Louis Bayard, who adroitly pulled off the stunt of dramatizing Tiny Tim's adult life in Mr. Timothy, turns from Charles Dickens to Edgar Allan Poe with debonair wit. The Pale Blue Eye explores Poe's life when he was attending West Point in the 1830s. Fellow cadet Leroy Fry has been killed, his heart carved out of his corpse (no ''telltale heart'' here). Bayard invents Gus Landor, a former New York City detective who has retired to a West Point neighborhood and helps in the investigation. Landor meets the cadet Poe, already a bristlingly brilliant, morose, eccentric fellow ''nothing about him was quite right,'' says Landor. Soon the duo is poring over clues in a young woman's poems, which double as acrostics containing information. Landor's narration maintains a convincing 19th-century tone, though the sleuth seems appealingly modern, keeping the quirky Poe on track.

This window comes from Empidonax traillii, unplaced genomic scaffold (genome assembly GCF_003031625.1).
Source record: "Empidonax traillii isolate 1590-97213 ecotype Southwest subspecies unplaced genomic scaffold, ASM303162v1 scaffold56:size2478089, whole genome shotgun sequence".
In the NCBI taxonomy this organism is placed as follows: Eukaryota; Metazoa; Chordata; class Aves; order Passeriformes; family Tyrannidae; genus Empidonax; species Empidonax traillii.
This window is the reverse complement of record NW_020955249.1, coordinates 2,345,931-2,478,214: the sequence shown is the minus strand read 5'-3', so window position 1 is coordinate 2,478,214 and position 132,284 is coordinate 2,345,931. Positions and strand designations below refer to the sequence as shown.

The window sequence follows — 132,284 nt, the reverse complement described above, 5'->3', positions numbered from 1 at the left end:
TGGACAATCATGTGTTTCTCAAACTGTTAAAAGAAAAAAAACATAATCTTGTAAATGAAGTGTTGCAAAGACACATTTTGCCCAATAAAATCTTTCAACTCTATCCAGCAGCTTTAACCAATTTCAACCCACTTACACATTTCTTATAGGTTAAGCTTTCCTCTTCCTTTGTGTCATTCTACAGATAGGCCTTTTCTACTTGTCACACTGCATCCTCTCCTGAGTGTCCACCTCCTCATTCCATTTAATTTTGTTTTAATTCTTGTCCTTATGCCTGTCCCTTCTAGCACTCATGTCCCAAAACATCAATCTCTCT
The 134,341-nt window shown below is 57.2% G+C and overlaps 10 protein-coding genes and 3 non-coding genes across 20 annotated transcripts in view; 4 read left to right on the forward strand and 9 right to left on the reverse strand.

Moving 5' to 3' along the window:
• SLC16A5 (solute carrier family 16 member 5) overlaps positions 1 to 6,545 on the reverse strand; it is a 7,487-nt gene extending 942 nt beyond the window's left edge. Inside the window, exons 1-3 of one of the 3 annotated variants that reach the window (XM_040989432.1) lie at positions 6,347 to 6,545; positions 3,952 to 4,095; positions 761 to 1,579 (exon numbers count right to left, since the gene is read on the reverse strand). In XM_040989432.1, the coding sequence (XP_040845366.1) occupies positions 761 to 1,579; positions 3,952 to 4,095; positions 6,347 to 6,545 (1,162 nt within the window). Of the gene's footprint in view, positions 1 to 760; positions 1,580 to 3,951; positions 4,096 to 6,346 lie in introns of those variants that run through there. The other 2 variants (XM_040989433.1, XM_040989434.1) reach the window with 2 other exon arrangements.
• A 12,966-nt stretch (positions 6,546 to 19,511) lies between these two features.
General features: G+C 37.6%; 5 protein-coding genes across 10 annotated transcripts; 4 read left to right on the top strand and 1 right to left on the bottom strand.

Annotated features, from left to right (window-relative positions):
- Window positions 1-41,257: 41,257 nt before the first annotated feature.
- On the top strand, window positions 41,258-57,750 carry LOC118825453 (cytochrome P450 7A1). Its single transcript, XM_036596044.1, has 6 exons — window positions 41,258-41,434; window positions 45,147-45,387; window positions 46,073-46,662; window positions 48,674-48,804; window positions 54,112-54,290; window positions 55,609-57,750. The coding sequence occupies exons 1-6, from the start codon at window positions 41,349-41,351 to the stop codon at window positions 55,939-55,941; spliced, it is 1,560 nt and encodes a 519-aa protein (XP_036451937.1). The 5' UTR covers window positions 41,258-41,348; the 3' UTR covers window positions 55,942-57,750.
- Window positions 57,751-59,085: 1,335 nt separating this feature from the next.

In a coincidence that would raise the suspicions of Poe's fictional detective Auguste Dupin, The Pale Blue Eye comes out at the same time as a second good novel about the writer, Matthew Pearl's The Poe Shadow. Both books succeed by emulating the suspense structure of Poe's exquisitely lurid short stories and particularly in the case of The Pale Blue Eye adding the romanticism of Poe's lyric poetry.